Passeriforme Order - Polioptilidae Family
Length: 10 à 11 cm ; Wingspan: 16 cm ; Weight: 5-7 g
LONGEVITY: up to 4 years
Blue-grey Gnatcatcher has blue-grey upperparts. Long tail is dark grey to black, with white edges on outer feathers. Wings are sooty dark blue with dark tips.
Underparts are whitish. Sides and undertail coverts are light grey.
Crown is blue-grey. In breeding plumage, the forehead is black, extending in a black line above and behind the eyes. It has a conspicuous white eye ring. Chin and throat are white.
Black bill is small, thin and pointed. Eyes are dark brown. Legs and feet are blackish.
Female is greyer, duller than male.
Juvenile resembles female, with wings slightly browner.
Blue-grey Gnatcatcher’s call is a thin, nasal “pwee”. Song is soft and musical, a low-pitched trilling “zee-you-zee-you”, and a light buzz “pzzzz”. This song may contain some mimicry of other species’ songs.
Both sexes utter a kind of two-note mewing call, maybe as alarm call.
Blue-grey Gnatcatcher lives in deciduous woodlands, thickets near water and chaparral. They concentrate along habitat edges.
Blue-grey Gnatcatcher breeds in North America, from southern Canada, to Guatemala and Cuba. It winters from southern South Carolina, along Atlantic coast, and southern Mississippi and Texas, to Central and South America.
Blue-grey Gnatcatcher gleans off foliage, searching for insects. It searches for food, moving up and down into foliage in trees and shrubs. It may catch them on the wing, or by hovering. It hops from place to place on ground or branches. It flicks its tail continuously, which may flush prey. It removes the wings of the large insects and beats the large preys against a perch, before to swallow it.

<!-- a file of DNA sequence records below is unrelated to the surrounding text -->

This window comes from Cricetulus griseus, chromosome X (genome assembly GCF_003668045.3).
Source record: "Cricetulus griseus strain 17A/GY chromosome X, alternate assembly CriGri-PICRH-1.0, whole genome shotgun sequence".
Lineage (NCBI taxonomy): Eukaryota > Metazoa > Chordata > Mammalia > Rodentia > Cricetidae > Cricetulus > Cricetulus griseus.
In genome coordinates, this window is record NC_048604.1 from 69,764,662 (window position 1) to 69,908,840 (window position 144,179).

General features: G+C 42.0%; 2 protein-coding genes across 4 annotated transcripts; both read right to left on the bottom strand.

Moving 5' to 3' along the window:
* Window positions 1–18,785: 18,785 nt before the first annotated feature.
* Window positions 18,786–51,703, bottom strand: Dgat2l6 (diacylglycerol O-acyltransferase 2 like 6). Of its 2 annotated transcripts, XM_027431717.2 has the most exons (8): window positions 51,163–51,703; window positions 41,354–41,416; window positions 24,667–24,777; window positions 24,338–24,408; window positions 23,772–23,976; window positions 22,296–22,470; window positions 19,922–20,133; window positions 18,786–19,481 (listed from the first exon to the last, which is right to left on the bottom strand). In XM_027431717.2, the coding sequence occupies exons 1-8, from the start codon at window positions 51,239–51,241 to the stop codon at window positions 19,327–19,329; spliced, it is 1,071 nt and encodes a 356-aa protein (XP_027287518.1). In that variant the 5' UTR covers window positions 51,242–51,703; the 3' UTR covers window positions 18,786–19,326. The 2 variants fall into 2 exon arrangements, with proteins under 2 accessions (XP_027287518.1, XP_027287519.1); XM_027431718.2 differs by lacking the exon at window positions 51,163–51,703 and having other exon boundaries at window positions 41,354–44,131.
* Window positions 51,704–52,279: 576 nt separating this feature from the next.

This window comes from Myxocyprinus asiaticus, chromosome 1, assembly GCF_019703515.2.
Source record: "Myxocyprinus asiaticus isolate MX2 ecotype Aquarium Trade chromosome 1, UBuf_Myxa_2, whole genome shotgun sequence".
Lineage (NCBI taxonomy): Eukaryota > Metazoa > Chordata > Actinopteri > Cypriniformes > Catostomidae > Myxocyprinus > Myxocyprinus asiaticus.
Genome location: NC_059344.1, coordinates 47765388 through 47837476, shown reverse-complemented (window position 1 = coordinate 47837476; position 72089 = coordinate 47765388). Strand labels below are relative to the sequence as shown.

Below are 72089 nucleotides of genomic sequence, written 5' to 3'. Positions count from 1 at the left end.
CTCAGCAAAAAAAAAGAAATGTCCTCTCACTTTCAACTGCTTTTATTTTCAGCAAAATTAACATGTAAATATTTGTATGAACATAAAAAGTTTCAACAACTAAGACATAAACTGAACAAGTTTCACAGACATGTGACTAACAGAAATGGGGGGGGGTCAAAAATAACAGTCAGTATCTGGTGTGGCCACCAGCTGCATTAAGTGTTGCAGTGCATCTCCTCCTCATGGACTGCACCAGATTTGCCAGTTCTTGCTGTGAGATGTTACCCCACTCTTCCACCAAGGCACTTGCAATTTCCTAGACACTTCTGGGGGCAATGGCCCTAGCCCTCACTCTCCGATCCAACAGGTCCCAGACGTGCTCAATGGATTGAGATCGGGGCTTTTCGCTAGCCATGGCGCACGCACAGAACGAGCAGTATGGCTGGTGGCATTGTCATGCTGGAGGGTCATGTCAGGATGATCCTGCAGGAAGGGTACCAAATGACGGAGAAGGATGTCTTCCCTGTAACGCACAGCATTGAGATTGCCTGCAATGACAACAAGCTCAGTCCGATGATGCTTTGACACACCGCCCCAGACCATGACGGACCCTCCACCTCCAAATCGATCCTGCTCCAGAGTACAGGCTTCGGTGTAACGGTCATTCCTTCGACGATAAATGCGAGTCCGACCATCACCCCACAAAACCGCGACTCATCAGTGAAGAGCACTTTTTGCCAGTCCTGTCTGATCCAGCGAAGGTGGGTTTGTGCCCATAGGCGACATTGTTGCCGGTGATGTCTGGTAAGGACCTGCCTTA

Blue-grey Gnatcatcher feeds on small insects and spiders.
PROTECTION / THREATS / STATUS:
Blue-grey Gnatcatcher may be parasitized by Brown-headed Cowbird. Populations however appear to be increasing since the last 25 years.
Fr: Gobemoucheron gris-bleu
All : Blaumückenfänger
Esp : Perlita Común
Ital : Zanzariere blue-grigio
Nd : Blauwgrijze Muggenvanger
Sd : Blagra myggsnappare
Photographs by Peter Moulton
His website : Pete Moulton Photography
Texte de Nicole Bouglouan
HANDBOOK OF THE BIRDS OF THE WORLD Vol 11 by Josep del Hoyo, Andrew Elliott and David Christie - Lynx Edicions - ISBN: 849655306X
FIELD GUIDE TO THE BIRDS OF NORTH AMERICA by National Geographic Society - National Geographic Society - ISBN: 0792274512
Blue-grey Gnatcatcher is very territorial, very active and aggressive. It performs some displays, with raised tail and bill clapping, towards intruders. When the second brood is started, parents may attack the young from the first clutch if they interfere.
Pairs are monogamous and formed on the breeding areas. They seem to have no well-marked courtship displays. Male often fights with others, and gives its songs and chattering.
Blue-grey Gnatcatcher is migratory.
Blue-grey Gnatcatcher performs short moth-like flights, and weak fluttering flight with shallow wing beats.
Blue-grey Gnatcatcher’s nest is fastened to a horizontal branch, from 60 cm to 7 metres above the ground. Nest is built by both adults in a fork. It is a very beautiful small cup with high rims, made with plant down, spider webs and caterpillar silk, and covered with small pieces of lichens or bark. Pair needs about four days to build it.
Female lays 4 to 5 pale blue eggs, spotted with brown. Incubation lasts about 13 days, by both parents. Chicks hatch altricial. Both adults brood them at nest and feed the young. They fledge at about 10 to 12 days of age. Adults feed them during about three weeks more.
This species produces one brood per season, two in the southern parts of their range.